Because of this necessity, the social process of commodity production is divided into three distinct stages (a division which is the source of growing contradiction): ,
the process of ‘conception’ of commodities, limited to design engineering firms, research departments, development firms ;23
the process of ‘production’ of commodities, entailing a particular organisation of the labour process for mass production;
the process of ‘realisation’ of commodities, via the act of circulation, entailing not only the productive activity of transportation, but specialised transport firms and departments24, commercial firms, firms specialising in marketing, etc.
It is interesting to note that the field of production design engineering is recognised in the professional literature as being an outcome of Taylorism and Fordism (i.e. as the product of the capitalist development of the labour process, with ever-increasing sub-division of work).
‘Under the influence of Taylorism there began to appear, between the two world wars, the practice of selling technological know-how and the negotiation of contracts for the sale of “turn-key” factories. Production designers began by teaching factory managers how to cut down on the time taken by the various movements of the workers, and then how to lay out the machines in the workshop. From there they went on, in the search for greater efficiency, to pen and paper studies on the construction of whole factories starting from scratch. After the Second World War countries which needed to reconstruct, and those in the process of development, began to order whole industries’.25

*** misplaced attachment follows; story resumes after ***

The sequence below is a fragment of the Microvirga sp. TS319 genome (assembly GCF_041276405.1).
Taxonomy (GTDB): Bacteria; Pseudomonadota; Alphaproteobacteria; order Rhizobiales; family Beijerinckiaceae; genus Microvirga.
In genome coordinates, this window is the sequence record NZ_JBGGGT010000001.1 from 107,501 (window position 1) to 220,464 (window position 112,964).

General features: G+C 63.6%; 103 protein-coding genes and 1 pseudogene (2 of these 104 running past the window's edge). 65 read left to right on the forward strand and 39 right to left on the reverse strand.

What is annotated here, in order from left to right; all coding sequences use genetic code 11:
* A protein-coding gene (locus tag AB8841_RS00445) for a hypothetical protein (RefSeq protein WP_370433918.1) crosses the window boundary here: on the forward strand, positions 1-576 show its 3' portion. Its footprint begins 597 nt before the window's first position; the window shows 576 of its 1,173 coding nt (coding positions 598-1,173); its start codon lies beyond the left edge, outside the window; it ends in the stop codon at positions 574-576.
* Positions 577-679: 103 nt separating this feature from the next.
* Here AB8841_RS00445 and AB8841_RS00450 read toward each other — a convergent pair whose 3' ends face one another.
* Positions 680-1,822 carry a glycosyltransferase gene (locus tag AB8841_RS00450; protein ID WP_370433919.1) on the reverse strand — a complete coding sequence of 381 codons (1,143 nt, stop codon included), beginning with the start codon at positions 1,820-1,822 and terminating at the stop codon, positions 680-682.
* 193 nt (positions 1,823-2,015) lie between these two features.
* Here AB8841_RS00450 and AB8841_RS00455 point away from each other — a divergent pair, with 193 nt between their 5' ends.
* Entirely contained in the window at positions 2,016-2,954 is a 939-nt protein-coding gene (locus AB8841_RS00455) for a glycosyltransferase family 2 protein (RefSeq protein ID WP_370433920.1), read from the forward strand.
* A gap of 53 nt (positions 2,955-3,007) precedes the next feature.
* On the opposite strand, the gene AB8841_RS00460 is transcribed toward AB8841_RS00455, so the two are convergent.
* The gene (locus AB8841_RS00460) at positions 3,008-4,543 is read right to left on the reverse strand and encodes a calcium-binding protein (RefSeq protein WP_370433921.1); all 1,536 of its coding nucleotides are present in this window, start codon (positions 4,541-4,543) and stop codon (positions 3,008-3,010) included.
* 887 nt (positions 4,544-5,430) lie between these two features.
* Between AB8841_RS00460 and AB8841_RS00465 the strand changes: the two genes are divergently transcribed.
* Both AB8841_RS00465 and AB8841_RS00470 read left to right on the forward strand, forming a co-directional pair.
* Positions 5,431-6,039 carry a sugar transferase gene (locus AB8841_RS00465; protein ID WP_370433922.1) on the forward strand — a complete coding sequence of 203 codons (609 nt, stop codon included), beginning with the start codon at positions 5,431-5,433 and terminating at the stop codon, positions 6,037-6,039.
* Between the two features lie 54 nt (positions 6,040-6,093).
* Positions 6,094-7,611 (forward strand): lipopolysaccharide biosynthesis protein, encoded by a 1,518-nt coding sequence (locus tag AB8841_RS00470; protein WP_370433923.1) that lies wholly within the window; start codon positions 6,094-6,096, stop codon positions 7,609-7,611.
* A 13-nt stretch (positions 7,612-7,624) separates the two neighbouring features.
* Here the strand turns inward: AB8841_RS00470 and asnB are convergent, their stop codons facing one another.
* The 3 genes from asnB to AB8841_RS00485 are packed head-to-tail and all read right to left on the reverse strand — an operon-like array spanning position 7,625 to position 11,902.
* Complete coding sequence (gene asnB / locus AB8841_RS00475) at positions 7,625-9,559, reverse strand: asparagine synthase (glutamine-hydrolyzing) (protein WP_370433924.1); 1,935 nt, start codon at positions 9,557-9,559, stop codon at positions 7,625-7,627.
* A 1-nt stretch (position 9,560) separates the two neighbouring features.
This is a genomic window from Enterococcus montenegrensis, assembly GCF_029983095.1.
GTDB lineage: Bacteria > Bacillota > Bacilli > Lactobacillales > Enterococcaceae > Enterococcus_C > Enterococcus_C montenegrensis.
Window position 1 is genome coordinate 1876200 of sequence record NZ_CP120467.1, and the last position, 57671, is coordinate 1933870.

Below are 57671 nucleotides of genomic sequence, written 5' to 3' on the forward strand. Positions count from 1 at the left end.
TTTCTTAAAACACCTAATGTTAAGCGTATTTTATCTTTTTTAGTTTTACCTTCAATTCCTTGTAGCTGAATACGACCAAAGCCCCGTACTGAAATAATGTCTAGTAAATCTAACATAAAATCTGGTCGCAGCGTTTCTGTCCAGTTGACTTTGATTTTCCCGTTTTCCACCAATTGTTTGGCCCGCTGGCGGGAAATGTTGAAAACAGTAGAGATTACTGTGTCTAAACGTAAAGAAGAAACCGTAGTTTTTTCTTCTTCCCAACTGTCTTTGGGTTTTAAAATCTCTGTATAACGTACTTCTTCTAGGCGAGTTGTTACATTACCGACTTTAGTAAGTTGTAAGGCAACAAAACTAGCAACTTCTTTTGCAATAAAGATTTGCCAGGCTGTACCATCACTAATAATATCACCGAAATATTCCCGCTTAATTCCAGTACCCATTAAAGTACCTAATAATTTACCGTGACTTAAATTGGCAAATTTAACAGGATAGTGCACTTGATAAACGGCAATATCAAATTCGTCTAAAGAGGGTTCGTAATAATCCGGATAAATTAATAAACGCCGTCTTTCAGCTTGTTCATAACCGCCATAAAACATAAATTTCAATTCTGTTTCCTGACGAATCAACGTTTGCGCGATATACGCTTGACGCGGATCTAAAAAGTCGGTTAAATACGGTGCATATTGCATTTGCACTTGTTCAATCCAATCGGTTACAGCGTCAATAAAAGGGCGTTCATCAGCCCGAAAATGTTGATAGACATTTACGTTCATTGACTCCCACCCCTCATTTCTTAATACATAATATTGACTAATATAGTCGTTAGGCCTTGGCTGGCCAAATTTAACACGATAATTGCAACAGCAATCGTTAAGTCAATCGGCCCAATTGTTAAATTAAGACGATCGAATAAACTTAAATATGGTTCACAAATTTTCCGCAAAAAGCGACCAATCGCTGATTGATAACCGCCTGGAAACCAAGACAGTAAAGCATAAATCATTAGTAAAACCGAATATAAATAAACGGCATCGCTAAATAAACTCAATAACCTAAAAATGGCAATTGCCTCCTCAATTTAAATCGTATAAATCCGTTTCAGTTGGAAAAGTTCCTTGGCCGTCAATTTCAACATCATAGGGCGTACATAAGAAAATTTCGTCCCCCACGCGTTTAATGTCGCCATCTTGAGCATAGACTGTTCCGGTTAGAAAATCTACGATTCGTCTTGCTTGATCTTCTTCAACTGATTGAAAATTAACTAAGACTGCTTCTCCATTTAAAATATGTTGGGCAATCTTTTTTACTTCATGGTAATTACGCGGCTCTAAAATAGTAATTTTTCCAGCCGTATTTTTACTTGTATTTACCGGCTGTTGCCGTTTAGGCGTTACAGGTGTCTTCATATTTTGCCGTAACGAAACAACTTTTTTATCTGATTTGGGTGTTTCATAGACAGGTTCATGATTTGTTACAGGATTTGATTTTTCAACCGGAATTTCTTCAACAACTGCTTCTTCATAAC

The commodity control of the reproduction of the relations of production is decisively located at the stages of conception and realisation, which has led to a development of the capitalist system towards a so-called ‘tertiarisation’ of the economy. But the significance of this famous ‘tertiarisation’ can only be grasped in relation to the demands of the class struggle from the standpoint of the hegemonic strata. In fact, confronted with an increase in the intensity of the class struggle of the proletariat in production, with no economic or political solution to this struggle available to the ruling capitalist strata, traditional class alliances were endangered. It was essential that the hegemony of capitalist domination could be exercised not only through commodity control (conception and realisation) but that also new social strata be brought into class alliances, by broadening those strata in society that could be brought to function ideologically within the ruling ‘historical bloc’ (cf. Gramsci Prison Notebooks for this concept — Trans.)